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U.S. stock rally fizzles as investors review Fed minutes

Trader Kevin Lodewick works on the floor of

Trader Kevin Lodewick works on the floor of the New York Stock Exchange, Tuesday, April 4, 2017. Credit: AP

A big rally in U.S. stocks evaporated Wednesday as the Federal Reserve appeared to struggle with questions related to inflation and government policy and suggested it might start trimming its balance sheet later in the year.

Stocks had jumped early on after payroll processor ADP said private U.S. businesses added 263,000 jobs in March, which was more than analysts expected. The Dow Jones industrial average rose as much as 198 points, and the Nasdaq composite reached an all-time intraday high. Industrial and energy companies made some of the largest gains.

But stocks started falling at 2 p.m. in New York City, when the Federal Reserve disclosed the minutes from its policy meeting last month. The minutes showed Fed officials discussing plans to reduce the Fed’s bond holdings later this year and disagreeing over whether it would be safe to let inflation rise faster and how to deal with the economic impact of President Donald Trump’s stimulus ideas.

ON WALL STREET: At the close, The Standard & Poor’s 500 index lost 7.21 points, or 0.3 percent, to 2,352.95. The Dow sank 41.09 points, or 0.2 percent, to 20,648.15. The Nasdaq fell 34.13 points, or 0.6 percent, to 5,864.48. The Russell 2000 index of small-company stocks lost 16.03 points, or 1.2 percent, to 1,352.14.

FED STRATEGY: The Federal Reserve bought trillions of dollars’ worth of bonds during the financial crisis of 2008-09 in an effort to stimulate the economy. When its bonds mature, it has continued to buy new ones. But now, the Fed may stop buying new bonds when older ones mature, which would gradually shrink the size of its holdings.

That sent bond prices surging and yields tumbling. The yield on the 10-year Treasury note fell to 2.33 percent from 2.36 percent. When bond yields fall, interest rates fall with them. That tends to hurt banks because it means reduced profits on lending, and banks took the largest losses Wednesday.

Banks made strong gains in early trading but they wound up with much bigger losses than the rest of the market.

For the last couple of months it seemed investors and the Fed understood each other well, as the central bank indicated it intended to keep raising interest rates gradually assuming the economy continued to grow at a steady clip. It raised rates in December and March. The uncertainty reflected in the Fed’s March meeting may challenge that understanding.

OIL PRICES: As markets closed, benchmark U.S. crude was down 18 cents at $50.85 a barrel in electronic trading on the New York Mercantile Exchange. In London on the Intercontinental Exchange Europe, Brent crude, used to price international oils, lost 1 cent to $54.07 a barrel.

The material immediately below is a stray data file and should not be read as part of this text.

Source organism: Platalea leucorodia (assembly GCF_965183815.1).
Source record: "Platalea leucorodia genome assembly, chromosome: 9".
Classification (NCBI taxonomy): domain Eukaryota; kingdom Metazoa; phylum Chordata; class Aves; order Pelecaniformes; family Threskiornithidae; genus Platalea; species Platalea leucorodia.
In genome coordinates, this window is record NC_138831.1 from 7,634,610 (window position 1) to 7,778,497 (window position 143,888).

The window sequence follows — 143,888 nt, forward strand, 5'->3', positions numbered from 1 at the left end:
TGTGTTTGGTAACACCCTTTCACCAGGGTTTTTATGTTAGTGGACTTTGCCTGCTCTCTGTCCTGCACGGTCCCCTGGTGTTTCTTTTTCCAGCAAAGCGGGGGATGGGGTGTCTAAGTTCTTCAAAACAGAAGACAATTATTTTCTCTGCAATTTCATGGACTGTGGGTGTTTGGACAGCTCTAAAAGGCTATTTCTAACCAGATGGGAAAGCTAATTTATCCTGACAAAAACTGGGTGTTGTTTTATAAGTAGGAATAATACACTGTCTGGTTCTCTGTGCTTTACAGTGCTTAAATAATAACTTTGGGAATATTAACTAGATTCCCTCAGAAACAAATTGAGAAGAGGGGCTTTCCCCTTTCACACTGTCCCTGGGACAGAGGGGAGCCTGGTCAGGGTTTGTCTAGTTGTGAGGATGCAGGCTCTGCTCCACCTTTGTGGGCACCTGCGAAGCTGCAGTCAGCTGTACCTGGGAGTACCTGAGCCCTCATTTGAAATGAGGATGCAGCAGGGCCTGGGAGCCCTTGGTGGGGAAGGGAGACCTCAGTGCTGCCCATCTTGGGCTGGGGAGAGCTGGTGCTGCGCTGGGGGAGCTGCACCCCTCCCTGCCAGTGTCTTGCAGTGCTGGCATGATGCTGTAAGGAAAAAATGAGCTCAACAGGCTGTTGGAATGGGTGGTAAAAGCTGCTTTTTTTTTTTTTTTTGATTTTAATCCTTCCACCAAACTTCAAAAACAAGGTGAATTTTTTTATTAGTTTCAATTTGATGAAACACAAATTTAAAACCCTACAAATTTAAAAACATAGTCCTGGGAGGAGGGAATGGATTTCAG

JOBS SURVEY: U.S. private businesses added the most jobs in more than two years last month, a private survey found, a third straight month of robust gains. Payroll processor ADP said Wednesday that businesses added 263,000 jobs in March, the most since December 2014. That is up from 245,000 in February, which was revised lower. The ADP covers only private businesses and often diverges from official figures. In February, ADP said that employers added 298,000 jobs, much higher than the government’s figure of 238,000.

The U.S. government will release its own jobs report on Friday, and the strong ADP report suggests job growth may surpass the 178,000 jobs analysts expected.

However a report on service companies was a bit disappointing. In March they continued to do more business and hire more workers, but growth was slower than it had been in February and the results weren’t as strong as analysts hoped.

TRUMP AND CHINA: Trade agreements and regional tensions will be in focus as Trump and Xi meet Thursday and Friday at the president’s Mar-a-Lago resort in Florida. While some analysts expect the two sides to keep friction to a minimum by sticking to an agreed-upon script, others worry Trump’s past harsh criticism of China and mounting dissatisfaction with Beijing in American business circles auger ill for the summit.

ANALYST’S VIEW: “To some extent, the market’s imagination appears to be running wild with the possibilities of the outcome from this meeting, especially given the impulsiveness we have seen from President Donald Trump thus far on issues regarding China. This will likely cause many to stay on the sidelines ahead of the meeting,” Jingyi Pan of IG said in a commentary. She noted that apart from the diplomatic agenda, minutes of the Federal Reserve’s policy meeting and U.S. employment data are due out this week.

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